The Classroom of the Sea program is a product of the success of a summer outreach curriculum for high schoolers and teachers called the Aquanaut Program, which the NURC at the University of Connecticut has directed since 1988. Aquanaut integrates mathematics, physics, chemistry and biology in addressing real-life marine-environment issues. NURC provides tools - including the R/V Connecticut, remotely operated vehicles and extremely high-tech sonar systems - and mentor/scientists to conduct in situ research studies in the Stellwagen Bank National Marine Sanctuary off the coast of Massachusetts. The Classroom of the Sea is Aquanaut's school-year sister program, a collaborative effort of NURC and the American School for the Deaf, under a National Science Foundation grant.

Today's cruise is to Fishers Island in the eastern part of Long Island Sound. Among the tests the students are to conduct are those for salinity, temperature and the amount of oxygen in the water - this last because the sound is suffering from oxygen depletion as a result of, most particularly, waste discharges and chemical fertilizer runoff.

When the students complete their research they will report their findings to Connecticut state congressman Rob Simmons. And in so doing, they will have applied critical thinking and analysis to the integration of not only the physical sciences and math, but sociology, political science, public policy analysis, economics, history and English.

Picture this: the sound of a whale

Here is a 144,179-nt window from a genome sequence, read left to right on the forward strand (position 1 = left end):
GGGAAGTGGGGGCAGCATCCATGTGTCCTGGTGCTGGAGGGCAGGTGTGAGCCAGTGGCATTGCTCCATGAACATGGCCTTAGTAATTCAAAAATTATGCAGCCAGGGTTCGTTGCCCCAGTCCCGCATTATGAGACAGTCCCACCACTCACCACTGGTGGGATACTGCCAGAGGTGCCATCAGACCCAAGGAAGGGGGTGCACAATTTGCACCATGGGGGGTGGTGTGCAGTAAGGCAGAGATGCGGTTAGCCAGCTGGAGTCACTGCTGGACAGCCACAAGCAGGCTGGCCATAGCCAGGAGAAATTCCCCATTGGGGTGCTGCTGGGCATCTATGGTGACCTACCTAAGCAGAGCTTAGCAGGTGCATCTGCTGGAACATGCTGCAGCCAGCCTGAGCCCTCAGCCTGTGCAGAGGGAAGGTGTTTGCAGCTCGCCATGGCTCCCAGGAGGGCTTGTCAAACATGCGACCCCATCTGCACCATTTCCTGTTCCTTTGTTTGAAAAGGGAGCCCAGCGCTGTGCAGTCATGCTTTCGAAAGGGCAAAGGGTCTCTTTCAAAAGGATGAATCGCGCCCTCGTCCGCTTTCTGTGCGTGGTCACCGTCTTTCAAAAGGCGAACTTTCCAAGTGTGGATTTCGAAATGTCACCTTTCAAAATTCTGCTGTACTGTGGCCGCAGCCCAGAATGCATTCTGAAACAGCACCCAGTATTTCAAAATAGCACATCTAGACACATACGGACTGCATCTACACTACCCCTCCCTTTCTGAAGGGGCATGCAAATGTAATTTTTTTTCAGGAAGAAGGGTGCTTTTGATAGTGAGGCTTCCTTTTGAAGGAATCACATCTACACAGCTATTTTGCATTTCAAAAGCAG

"These kids get a kick out of teaching," says Peter Scheifele, NURC's director of Marine Education Programs and a principal investigator of the Classroom of the Sea. "This group today, I went into the galley and said, 'My son's fourth-grade class is watching you today, and they think you guys are really great.' They love that."

"The kids think of this as their boat," says Mary LaPorta, a science teacher at the American School for the Deaf. "They can relate this work to something that's real. It's not just something they've read about or seen on TV, here they're actually involved in it.

"They're visual learners, and so seeing and participating is quite beneficial to them. They're part of the learning experience. They're making a learning experience."

"My first lesson in this program," Scheifele recalls, "was from a young girl named Olga in the first Aquanaut group, telling me, 'Look, I have a stake in deaf whales. I know what it's like to be deaf. If you make too much noise and that animal becomes deaf, I know exactly what it's going to be like for him.' "And then, right after that, going back into class, and having this girl raise her hand and ask, 'What does a humpback whale sound like.' This girl's never heard her own voice; she was born deaf. How am I supposed to tell her what a humpback whale sounds like?